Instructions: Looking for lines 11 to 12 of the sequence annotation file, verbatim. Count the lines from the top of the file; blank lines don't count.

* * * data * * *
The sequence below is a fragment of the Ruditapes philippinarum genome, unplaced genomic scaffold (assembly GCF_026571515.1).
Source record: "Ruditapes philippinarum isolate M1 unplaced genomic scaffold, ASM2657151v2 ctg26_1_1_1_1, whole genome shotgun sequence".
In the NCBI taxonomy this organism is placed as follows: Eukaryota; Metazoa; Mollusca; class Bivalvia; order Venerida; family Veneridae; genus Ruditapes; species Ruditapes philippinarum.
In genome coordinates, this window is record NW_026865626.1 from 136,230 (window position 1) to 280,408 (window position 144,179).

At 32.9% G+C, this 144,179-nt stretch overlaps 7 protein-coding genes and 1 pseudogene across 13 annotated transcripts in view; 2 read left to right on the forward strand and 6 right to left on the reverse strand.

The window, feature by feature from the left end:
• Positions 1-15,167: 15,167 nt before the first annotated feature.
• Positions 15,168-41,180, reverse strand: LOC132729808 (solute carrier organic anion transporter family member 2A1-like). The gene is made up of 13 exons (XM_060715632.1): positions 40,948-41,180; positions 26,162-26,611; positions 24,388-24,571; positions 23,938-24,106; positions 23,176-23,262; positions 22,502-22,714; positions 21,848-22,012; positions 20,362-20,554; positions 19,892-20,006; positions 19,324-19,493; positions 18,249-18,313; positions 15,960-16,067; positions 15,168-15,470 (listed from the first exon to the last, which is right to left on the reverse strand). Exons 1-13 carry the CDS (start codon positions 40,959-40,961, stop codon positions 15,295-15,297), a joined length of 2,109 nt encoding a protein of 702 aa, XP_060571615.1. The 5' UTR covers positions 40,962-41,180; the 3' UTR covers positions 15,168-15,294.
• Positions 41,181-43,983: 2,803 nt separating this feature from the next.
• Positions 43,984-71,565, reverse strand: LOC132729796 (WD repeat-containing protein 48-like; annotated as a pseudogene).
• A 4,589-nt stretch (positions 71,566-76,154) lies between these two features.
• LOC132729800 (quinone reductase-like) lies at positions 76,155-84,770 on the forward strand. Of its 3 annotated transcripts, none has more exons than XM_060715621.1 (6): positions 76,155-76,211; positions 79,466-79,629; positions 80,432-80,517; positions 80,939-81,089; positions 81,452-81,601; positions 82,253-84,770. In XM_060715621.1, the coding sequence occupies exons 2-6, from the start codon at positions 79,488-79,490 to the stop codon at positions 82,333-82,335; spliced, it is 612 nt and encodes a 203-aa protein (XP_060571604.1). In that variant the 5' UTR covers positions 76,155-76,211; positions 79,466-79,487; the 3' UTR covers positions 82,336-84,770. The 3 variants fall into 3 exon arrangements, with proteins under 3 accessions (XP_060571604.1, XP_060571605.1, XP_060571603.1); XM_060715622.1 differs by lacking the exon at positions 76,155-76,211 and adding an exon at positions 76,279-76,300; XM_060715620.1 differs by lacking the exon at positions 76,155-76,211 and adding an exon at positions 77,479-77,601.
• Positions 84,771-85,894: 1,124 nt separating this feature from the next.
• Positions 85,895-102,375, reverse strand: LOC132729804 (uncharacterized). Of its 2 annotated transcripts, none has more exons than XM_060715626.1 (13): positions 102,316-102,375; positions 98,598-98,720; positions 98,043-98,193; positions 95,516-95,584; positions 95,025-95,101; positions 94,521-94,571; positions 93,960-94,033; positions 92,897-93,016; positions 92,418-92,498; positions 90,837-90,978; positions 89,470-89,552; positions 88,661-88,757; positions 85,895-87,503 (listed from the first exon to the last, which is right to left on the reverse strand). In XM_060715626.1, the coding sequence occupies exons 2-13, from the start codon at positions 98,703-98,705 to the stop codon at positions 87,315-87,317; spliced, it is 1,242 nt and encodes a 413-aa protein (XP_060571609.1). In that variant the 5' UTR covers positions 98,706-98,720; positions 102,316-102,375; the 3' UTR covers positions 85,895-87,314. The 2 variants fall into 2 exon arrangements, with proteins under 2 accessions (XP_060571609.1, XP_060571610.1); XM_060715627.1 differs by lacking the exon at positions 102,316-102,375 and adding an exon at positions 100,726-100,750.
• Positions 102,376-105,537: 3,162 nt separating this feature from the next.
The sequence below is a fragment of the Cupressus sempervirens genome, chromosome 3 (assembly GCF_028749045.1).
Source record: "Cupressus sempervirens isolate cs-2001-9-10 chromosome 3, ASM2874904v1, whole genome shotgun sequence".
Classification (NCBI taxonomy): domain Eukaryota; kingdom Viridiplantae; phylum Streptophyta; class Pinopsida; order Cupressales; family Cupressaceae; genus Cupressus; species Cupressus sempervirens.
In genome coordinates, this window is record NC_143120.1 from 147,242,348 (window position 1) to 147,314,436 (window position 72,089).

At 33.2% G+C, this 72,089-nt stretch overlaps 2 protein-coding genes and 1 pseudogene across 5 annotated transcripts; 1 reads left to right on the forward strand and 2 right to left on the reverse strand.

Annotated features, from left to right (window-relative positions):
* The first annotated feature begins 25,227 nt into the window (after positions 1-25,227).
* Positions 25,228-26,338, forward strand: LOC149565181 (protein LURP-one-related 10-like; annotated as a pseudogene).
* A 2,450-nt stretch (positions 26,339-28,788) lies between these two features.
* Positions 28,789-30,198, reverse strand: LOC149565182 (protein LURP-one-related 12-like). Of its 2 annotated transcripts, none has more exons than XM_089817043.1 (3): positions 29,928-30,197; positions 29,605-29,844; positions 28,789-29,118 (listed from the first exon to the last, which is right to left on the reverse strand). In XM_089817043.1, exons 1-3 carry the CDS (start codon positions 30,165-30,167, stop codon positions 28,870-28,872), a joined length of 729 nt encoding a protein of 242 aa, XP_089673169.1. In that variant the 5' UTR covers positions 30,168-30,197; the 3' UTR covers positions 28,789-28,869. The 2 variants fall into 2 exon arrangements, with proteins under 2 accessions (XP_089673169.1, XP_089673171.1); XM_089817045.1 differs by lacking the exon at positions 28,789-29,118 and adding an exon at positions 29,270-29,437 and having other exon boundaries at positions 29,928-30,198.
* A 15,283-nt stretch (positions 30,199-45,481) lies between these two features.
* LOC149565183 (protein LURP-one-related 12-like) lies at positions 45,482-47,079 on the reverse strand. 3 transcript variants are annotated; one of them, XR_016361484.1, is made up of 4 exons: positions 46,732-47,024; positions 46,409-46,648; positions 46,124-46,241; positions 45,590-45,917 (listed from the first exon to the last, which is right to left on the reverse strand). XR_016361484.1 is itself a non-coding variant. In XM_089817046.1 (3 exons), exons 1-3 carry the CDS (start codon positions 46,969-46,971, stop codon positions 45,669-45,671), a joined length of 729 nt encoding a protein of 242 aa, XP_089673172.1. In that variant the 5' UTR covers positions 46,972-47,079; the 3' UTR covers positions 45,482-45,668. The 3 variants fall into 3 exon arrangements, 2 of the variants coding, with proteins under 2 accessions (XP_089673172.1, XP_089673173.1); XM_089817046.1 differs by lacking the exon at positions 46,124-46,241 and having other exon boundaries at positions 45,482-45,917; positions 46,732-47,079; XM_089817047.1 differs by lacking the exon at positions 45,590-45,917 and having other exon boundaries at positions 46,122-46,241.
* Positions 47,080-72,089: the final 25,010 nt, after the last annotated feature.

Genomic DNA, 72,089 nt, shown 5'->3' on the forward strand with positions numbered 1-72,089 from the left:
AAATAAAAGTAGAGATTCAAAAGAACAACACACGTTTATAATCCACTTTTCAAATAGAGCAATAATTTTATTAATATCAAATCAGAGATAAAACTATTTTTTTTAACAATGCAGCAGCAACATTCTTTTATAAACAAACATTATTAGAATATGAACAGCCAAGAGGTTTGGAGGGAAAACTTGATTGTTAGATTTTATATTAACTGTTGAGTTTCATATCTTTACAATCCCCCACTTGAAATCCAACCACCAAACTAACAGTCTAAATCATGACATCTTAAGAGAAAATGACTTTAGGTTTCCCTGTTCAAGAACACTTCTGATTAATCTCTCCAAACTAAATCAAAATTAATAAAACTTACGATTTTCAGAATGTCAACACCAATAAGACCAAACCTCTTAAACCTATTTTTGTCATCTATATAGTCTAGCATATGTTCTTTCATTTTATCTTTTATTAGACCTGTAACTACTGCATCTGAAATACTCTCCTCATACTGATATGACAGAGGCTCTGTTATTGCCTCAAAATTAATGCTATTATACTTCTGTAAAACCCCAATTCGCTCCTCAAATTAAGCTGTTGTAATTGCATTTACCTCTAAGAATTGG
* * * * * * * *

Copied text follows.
• A 4,589-nt stretch (positions 71,566-76,154) lies between these two features.
• LOC132729800 (quinone reductase-like) lies at positions 76,155-84,770 on the forward strand. Of its 3 annotated transcripts, none has more exons than XM_060715621.1 (6): positions 76,155-76,211; positions 79,466-79,629; positions 80,432-80,517; positions 80,939-81,089; positions 81,452-81,601; positions 82,253-84,770. In XM_060715621.1, the coding sequence occupies exons 2-6, from the start codon at positions 79,488-79,490 to the stop codon at positions 82,333-82,335; spliced, it is 612 nt and encodes a 203-aa protein (XP_060571604.1). In that variant the 5' UTR covers positions 76,155-76,211; positions 79,466-79,487; the 3' UTR covers positions 82,336-84,770. The 3 variants fall into 3 exon arrangements, with proteins under 3 accessions (XP_060571604.1, XP_060571605.1, XP_060571603.1); XM_060715622.1 differs by lacking the exon at positions 76,155-76,211 and adding an exon at positions 76,279-76,300; XM_060715620.1 differs by lacking the exon at positions 76,155-76,211 and adding an exon at positions 77,479-77,601.